The other objects, features and advantages of the present invention will become apparent from the following description taken in conjunction with the accompanying drawings.

BRIEF DESCRIPTION OF THE DRAWINGS

FIG. 1 is a block diagram showing an example of the power supply circuit according to the present invention;

FIGS. 2A to 2H, inclusive are waveform diagrams showing signals flowing through the power supply circuit shown in FIG. 1; and

FIG. 3 is a graph showing the relationship between an input voltage and the duty ratio of a switching signal.

DESCRIPTION OF THE PREFERRED EMBODIMENT

An embodiment of the power supply circuit according to the present invention will be hereinafter described with reference to FIG. 1 which is a block diagram thereof.

With the example of FIG. 1, a commercial AC voltage is supplied from a power plug 1 through power switches 2 to a full-wave rectifying circuit or a full-wave rectifier 3 which then produces a rectified and smoothed DC voltage and hence serves as a DC voltage source. The DC voltage therefrom is fed to a series connection of a primary winding L.sub.1 of a transformer 4 and a transistor 5 which serves a switching element. This transistor 5 is supplied, at its base, with a switching signal which switches the transistor ON and OFF. Thus, an AC voltage is induced across a secondary winding L.sub.2 of the transformer 4 and then applied to a second rectifying circuit or rectifier 6 which converts the AC voltage to a DC voltage and delivers the same to an output terminal 7. The DC voltage at the output terminal 7 is detected by a detecting circuit 11. The output from the detecting circuit 11 is supplied through a coupler for isolation and separation such as a photo-coupler 12 to a modulating circuit 13 which is also supplied with a pulse from an oscillating circuit 14 and modulates its pulse width in response to the detected DC output signal from the detecting circuit 11. The pulse width modulated (PWM) signal from the modulating circuit 13 is supplied to the transistor 5 as the switching signal.

The broad aspects of the circuit construction described above is generally known.

The power supply circuit of the invention shown in FIG. 1 includes a circuit, which will limit the maximum value of the duty ratio of the switching signal or pulse fed to the transistor 5, and a circuit which will vary the maximum value of the duty ratio of the pulse in response to the value of the DC voltage from the full-wave rectifier 3. To this end, with the power supply circuit of the invention shown in FIG. 1, the oscillating circuit 14 produces a pulse P shown in FIG. 2A whose frequency is selected as about 80 to 200 KHz. This pulse P is fed to a flip-flop circuit 24 which serves as a frequency divider. This flip-flop circuit 24 produces a rectangular pulse P.sub.o whose duty ratio is 50% and whose frequency is 1/2 of that of the pulse P, as shown in FIG. 2B. This pulse P.sub.o is fed to a flip-flop circuit 25 which also serves as a frequency divider and produces a rectangular pulse P.sub.2 whose duty ratio is 50% and whose frequency is 1/4 of that of the pulse P or 20 to 50 KHz. This pulse P.sub.2 is fed to an AND-gate circuit 22.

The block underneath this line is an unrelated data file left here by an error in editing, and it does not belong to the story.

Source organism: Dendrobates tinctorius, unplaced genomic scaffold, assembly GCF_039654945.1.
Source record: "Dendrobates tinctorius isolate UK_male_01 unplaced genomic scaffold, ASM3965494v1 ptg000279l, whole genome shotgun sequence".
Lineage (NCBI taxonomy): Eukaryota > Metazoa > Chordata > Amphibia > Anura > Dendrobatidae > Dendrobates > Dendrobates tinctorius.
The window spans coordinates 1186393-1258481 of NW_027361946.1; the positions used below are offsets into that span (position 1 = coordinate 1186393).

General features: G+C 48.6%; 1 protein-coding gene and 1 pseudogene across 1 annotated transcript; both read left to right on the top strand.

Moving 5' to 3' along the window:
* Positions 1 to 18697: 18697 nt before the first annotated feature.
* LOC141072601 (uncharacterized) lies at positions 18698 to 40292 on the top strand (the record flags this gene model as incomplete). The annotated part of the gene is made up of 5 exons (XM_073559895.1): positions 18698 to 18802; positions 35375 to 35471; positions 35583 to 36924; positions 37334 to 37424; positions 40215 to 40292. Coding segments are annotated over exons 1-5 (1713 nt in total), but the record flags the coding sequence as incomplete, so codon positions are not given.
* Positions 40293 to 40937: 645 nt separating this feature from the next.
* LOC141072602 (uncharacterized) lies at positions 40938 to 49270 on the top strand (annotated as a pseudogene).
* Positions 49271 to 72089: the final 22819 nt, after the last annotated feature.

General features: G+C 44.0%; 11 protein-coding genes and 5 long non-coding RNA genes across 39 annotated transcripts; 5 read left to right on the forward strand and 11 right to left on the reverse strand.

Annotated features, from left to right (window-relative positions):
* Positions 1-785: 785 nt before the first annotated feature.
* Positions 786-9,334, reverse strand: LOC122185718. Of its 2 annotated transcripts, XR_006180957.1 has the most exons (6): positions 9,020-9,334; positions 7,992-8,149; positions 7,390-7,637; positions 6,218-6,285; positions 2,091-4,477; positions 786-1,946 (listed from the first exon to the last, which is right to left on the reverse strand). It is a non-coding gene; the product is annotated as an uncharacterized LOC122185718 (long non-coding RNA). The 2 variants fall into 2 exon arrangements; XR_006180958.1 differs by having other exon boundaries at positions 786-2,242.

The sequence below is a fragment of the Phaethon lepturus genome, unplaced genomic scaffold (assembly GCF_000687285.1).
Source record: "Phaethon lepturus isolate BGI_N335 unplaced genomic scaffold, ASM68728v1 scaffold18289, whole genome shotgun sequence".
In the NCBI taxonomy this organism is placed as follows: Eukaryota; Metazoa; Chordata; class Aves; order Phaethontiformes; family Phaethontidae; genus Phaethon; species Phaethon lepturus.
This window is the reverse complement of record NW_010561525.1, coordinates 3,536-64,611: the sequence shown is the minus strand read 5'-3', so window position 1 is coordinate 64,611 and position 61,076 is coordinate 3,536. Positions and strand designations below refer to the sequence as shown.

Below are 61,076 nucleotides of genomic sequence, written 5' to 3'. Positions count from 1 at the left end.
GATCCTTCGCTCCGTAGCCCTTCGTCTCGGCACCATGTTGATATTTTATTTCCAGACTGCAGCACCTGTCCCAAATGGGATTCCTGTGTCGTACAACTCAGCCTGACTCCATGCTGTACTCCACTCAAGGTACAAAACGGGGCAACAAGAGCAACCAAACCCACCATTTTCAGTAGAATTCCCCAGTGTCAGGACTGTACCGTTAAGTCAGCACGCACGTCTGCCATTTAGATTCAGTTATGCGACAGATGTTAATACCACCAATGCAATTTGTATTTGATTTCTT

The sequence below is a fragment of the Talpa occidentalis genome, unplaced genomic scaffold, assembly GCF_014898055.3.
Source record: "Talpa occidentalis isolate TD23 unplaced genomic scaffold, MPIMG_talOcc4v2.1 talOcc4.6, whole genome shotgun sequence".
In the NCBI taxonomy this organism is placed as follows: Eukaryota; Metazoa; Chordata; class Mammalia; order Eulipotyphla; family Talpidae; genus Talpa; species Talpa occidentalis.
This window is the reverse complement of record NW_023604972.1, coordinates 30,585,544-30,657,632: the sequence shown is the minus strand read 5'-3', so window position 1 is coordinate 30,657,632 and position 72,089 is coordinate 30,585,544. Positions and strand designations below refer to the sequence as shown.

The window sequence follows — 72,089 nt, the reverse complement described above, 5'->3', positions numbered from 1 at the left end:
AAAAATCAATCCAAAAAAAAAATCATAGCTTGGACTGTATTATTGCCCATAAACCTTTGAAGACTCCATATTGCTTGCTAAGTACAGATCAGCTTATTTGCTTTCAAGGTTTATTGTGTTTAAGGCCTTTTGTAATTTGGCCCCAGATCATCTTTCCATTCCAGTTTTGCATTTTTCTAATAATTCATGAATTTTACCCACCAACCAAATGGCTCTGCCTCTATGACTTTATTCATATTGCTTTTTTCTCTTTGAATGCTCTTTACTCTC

The pulses P.sub.o and P.sub.2 from the flip-flop circuits 24 and 25 are applied to an OR-gate circuit 26 which produces a rectangular pulse P.sub.3 whose frequency is the same as that of the pulse P.sub.2 and whose duty ratio is 75% as shown in FIG. 2D. This pulse P.sub.3 is fed to an AND-gate circuit 23. The pulses P.sub.o and P.sub.2 from the flip-flop circuits 24 and 25 are fed also to an AND-gate 27 which produces a rectangular pulse P.sub.1 whose frequency is the same as that of the pulse P.sub.2 and whose duty ratio is 25%. This pulse P.sub.1 is applied to an AND-gate circuit 21.

The output voltage V.sub.d (refer to FIG. 3) from the rectifier 3 is fed to a detecting circuit 20 which detects the level of the voltage V.sub.d. The detecting circuit 20 supplies the signal of "1" to the AND-gate circuit 23 when V.sub.d .ltoreq. V.sub.1 ; the signal of "1" to the AND-gate circuit 22 when V.sub.1 < V.sub.d .ltoreq. V.sub.2 ; and the signal of "1" to the AND-gate circuit 21 when V.sub.d > V.sub.2, as shown in FIG. 3.

Accordingly, when V.sub.d .ltoreq. V.sub.1 by way of example, the pulse P.sub.3 is derived from the AND-gate circuit 23 and supplied through an OR-gate circuit 28 to the modulating circuit 13 as its carrier. Then, this modulating circuit 13 integrates the pulse P.sub.3 to make a saw-tooth wave signal S.sub.S as shown in FIG. 2F, and level-compares this signal S.sub.S and the detected signal S.sub.d from the detecting circuit 11 through the coupler 12. Thus, this modulating circuit 13 produces a PWM pulse signal P.sub.m shown in FIG. 2G.

This PWM pulse signal P.sub.m is supplied to an AND-gate circuit 29 which is also supplied with the pulse P.sub.3 from the AND-gate circuit 23 through the OR-gate circuit 28 in this case. Accordingly, the AND-gate circuit 29 produces a pulse P.sub.a as an AND-output of the pulses P.sub.m and P.sub.3 which pulse P.sub.a is shown in FIG. 2H. This pulse P.sub.a is applied to the transistor 5.

Thus, the transistor 5 is switched ON and OFF with the pulse P.sub.a. In this case, since the pulse P.sub.a is the PWM pulse which is pulse width modulated with the detected output signal S.sub.d, a predetermined DC voltage can be obtained at the output terminal 7.

Further, in this case the pulse P.sub.a is the AND-output of the pulses P.sub.m and P.sub.3, so that the duty ratio of the pulse P.sub.a is not greater than 75% due to the pulse P.sub.3. That is, as shown in FIG. 3, in the case of V.sub.d .ltoreq. V.sub.1, the maximum value D of the duty ratio of the pulse P.sub.a, which carries out the switching operation of the transistor 5, is limited to 75%. Thus, even if the load is heavy, it avoids saturation of the core of the transformer 4 and hence avoids damage to the transformer 4, the transistor 5, and also the rectifier 6.